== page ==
In the not too distant past, we were pacing in small circles in our kitchens and living rooms while chatting on the phone because our phones were still connected to the wall. If you tried calling my house, we may not have answered because no one wanted to get up.
Shortly after my family was not answering your call because we could not find our cordless phones. They were hiding in couch cushions, collectively hanging out in my sister’s room, and a few times in shoes (I’m still confused on that one, mom).
And then I was 15, and the Motorola Razr came out and I needed a cell phone. I begged, pleaded and even made a slide show (complete with photos depicting hypothetical situations in which I would need a phone) and sat my parents down to convince them.
It didn’t work.
There were flip phones, slide phones, kick phones, you name it verb phones; and soon we could search the web on our phones. So. Cool.
But nothing compares to the launch of iPhones, Androids, various types of smartphones. Since Apple launched the first iPhone in 2007, how we use our cell phones has been completely revolutionized.
Gone are the days for using cell phones primarily to make phone calls. Cell phones, now, are primarily for texting, games, social media, making purchases and, if you’re anything like me, Googling all the random thoughts that come in to your head.
Can you bring knitting needles on an airplane?
Who did Justin Bieber write about in his new song?
(It might not be Selena)
What is David Foster Wallace’s formative reading list?
(There’s a handful)
In case you haven’t gotten the memo: in 2015, web searches conducted on mobile devices outpaced those completed on desktop devices, for the first time ever.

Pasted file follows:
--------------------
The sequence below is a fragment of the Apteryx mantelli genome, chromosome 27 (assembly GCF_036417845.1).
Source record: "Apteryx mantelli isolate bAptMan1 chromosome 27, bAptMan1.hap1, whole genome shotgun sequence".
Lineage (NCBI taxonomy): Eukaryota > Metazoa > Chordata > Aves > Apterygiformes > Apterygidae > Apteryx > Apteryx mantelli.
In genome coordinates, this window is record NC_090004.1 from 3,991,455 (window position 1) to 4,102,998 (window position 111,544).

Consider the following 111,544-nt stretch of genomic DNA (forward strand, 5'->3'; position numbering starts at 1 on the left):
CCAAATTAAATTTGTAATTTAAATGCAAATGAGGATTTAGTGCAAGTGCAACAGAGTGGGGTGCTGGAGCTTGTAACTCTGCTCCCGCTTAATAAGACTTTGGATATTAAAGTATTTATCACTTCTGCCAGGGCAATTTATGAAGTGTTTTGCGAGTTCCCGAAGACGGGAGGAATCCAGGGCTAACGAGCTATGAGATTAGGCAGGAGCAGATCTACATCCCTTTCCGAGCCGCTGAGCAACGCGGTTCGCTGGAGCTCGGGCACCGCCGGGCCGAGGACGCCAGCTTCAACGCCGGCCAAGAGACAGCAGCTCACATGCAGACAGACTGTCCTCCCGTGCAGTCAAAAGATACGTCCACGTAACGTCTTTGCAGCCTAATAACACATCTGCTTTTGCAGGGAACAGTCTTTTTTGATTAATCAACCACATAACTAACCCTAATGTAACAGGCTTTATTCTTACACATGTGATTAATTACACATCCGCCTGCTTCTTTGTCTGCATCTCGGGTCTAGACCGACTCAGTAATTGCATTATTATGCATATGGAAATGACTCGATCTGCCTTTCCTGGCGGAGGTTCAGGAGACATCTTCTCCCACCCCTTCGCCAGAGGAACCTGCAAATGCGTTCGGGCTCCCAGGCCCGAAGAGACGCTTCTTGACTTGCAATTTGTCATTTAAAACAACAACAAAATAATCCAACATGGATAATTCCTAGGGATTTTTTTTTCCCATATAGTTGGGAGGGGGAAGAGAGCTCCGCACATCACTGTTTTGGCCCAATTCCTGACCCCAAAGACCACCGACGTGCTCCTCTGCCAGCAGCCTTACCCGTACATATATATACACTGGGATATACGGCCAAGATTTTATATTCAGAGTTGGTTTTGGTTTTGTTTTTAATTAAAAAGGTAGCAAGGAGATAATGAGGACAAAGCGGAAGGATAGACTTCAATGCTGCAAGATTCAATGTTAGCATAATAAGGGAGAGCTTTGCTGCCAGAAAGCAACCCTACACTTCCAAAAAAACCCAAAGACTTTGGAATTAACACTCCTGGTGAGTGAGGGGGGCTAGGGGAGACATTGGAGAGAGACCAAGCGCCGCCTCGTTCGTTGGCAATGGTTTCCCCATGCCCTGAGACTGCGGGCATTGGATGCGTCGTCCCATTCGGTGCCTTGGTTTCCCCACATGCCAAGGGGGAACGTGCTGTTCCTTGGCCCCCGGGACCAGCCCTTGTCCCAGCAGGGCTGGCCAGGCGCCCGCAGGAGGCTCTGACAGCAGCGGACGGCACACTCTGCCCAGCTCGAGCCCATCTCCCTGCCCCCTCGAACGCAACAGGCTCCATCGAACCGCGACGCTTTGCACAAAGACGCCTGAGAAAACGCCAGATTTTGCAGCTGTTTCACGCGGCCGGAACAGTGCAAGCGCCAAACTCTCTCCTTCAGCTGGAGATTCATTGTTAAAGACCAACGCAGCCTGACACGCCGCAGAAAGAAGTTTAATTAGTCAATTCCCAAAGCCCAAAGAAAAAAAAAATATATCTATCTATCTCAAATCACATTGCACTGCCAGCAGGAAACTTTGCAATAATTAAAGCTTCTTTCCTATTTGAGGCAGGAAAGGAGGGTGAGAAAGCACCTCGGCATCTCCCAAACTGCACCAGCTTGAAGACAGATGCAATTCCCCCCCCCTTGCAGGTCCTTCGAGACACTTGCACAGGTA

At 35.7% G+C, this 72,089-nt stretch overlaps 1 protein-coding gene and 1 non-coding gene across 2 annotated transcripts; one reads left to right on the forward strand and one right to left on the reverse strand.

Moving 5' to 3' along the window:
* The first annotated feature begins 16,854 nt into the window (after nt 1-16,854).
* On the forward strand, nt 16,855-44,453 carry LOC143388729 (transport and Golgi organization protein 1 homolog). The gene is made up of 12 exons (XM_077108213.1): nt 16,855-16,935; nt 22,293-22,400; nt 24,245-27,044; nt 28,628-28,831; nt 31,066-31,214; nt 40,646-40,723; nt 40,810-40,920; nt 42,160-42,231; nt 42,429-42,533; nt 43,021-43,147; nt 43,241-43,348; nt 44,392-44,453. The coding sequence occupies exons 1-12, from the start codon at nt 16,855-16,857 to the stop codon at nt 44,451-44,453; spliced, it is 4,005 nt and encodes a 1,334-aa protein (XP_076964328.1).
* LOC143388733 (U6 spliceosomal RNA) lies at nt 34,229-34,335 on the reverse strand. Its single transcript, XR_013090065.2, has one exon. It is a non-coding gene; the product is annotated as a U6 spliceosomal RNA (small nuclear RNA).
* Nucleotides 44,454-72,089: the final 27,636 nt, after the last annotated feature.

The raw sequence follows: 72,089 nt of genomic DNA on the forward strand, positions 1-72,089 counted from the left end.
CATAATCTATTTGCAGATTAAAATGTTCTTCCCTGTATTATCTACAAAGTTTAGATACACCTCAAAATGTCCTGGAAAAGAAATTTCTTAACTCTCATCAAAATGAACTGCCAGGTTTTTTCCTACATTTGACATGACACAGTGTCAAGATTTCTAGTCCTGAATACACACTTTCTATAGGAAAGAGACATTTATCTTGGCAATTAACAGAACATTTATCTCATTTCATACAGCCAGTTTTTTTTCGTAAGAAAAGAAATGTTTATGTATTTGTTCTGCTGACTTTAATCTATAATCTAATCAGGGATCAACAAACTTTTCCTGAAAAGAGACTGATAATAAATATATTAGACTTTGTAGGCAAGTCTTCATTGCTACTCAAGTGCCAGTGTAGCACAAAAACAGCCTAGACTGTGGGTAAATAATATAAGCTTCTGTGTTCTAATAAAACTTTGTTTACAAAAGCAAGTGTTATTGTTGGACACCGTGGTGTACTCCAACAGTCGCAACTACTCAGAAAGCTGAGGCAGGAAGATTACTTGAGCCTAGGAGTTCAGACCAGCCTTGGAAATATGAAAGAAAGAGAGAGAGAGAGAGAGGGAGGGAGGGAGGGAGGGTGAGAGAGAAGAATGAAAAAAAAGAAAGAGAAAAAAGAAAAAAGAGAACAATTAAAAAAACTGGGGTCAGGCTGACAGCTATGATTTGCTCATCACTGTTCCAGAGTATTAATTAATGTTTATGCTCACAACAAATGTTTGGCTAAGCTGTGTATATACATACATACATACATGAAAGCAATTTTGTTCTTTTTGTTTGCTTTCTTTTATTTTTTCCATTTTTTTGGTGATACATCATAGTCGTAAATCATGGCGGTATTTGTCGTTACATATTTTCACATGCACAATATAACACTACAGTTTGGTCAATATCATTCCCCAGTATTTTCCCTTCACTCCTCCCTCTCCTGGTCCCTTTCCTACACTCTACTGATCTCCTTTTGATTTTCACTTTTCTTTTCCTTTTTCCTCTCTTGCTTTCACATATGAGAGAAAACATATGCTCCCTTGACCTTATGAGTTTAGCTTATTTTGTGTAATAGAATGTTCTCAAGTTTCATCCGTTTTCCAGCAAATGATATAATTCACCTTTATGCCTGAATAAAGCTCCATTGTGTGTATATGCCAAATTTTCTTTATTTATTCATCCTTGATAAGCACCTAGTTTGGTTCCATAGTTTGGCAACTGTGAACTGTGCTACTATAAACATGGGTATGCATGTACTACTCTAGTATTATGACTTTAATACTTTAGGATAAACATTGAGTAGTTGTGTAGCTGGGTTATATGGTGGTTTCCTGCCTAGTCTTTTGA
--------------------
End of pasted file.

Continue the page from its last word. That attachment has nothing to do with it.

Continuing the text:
That information both fascinates me and makes me go “Well, duh. I’m surprised it didn’t happen earlier.” Yes, I’m one of those people on the couch with the laptop right in front of me and I’ll do a search on my phone instead. Partly because mobile phones are convenient are partly because my couch is really comfortable and searching on my phone is more conducive to laying down.
So what does this mean for your business?
Your website needs to be responsive: Having a responsive site will have you prepared for visitors searching from any device to ensure that they have a positive user experience on your website. Your company’s social media will attract mobile visitors and Google prefers responsive websites as it reduces the chance of on-page SEO errors. As such, your site will generally perform better.
Do what matters: With a smaller visual area you can’t do everything, so you have to do what’s important. This includes capturing email leads with a simple form (just ask for their email address), adding CTA’s (Call to Actions) that are easy to find and click, and implement Click-to-Call to make it easy for your visitors to contact your business.
Make purchasing easy: With more mobile searches comes more mobile purchases. On Cyber Monday this year, mobile device purchases accounted for over 27% of sales. Make the buying process as hassle free as possible by making purchasing easy to navigate and keeping the forms easy to fill out.
Mobile will continue to rise and your business needs to be ready. Questions on how to make better use of your responsive site? Ask your Account Manager today.
By Maggie Paulson